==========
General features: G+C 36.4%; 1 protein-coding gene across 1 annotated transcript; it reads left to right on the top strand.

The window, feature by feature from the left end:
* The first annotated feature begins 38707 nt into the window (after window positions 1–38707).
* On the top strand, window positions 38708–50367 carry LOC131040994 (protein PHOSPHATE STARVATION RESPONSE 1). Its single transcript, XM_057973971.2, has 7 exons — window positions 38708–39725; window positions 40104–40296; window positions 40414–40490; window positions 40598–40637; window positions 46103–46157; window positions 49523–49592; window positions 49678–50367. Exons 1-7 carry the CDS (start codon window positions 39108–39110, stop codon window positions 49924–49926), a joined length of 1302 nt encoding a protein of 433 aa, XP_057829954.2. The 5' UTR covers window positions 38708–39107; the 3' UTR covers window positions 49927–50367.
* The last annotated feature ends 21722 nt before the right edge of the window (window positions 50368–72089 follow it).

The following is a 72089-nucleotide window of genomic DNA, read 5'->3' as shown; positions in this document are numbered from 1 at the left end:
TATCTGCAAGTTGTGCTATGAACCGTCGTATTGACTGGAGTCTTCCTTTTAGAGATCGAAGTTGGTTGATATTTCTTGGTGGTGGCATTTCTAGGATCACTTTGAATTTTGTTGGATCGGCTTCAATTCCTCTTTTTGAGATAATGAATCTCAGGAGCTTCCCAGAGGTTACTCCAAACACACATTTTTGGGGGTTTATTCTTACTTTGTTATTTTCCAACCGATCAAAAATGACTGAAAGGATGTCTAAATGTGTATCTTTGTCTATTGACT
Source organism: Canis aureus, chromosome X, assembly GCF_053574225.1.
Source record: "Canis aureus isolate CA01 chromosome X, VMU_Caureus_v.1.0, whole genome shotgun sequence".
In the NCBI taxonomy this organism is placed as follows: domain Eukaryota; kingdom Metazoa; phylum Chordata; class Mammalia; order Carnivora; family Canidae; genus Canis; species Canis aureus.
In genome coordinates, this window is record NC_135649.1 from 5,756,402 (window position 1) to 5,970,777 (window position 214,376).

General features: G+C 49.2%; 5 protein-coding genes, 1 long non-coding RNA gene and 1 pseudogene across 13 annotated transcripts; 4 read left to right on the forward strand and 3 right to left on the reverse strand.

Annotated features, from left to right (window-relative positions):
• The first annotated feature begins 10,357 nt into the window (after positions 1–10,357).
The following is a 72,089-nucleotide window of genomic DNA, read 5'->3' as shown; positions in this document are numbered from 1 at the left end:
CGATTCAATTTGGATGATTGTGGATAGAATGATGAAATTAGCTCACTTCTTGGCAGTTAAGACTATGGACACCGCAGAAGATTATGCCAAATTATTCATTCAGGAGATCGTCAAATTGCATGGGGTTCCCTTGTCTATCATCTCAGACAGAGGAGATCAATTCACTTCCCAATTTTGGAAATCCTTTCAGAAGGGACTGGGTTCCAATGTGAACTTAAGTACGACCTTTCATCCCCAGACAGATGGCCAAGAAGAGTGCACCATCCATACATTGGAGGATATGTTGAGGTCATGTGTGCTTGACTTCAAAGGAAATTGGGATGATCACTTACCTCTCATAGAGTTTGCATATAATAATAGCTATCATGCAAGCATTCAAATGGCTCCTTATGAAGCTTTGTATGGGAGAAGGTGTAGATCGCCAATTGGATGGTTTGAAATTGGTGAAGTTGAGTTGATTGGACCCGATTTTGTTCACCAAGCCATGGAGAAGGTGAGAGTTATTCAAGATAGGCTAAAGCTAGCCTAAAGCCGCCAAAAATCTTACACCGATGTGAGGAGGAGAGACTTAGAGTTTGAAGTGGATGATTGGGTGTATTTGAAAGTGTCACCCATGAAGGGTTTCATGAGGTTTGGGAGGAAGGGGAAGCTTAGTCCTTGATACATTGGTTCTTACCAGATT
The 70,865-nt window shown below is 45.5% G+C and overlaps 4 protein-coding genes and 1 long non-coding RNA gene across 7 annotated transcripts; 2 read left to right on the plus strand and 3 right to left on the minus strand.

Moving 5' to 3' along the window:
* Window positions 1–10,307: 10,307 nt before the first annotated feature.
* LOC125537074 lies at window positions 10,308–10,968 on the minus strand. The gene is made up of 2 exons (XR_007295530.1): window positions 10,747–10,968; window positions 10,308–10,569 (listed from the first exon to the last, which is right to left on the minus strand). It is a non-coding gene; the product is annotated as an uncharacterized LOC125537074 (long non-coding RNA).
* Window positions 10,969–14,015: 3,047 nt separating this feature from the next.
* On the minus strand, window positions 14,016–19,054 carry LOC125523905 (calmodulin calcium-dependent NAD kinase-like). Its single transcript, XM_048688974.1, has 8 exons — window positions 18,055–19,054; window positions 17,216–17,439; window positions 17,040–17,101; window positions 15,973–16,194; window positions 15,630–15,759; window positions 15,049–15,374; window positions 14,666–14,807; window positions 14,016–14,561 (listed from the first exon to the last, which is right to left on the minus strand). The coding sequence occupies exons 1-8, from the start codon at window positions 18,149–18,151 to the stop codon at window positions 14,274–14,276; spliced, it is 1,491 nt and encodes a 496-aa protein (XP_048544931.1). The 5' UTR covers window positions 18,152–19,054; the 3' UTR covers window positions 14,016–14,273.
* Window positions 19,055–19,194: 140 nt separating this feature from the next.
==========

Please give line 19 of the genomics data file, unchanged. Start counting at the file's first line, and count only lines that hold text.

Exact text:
* Window positions 1–10,307: 10,307 nt before the first annotated feature.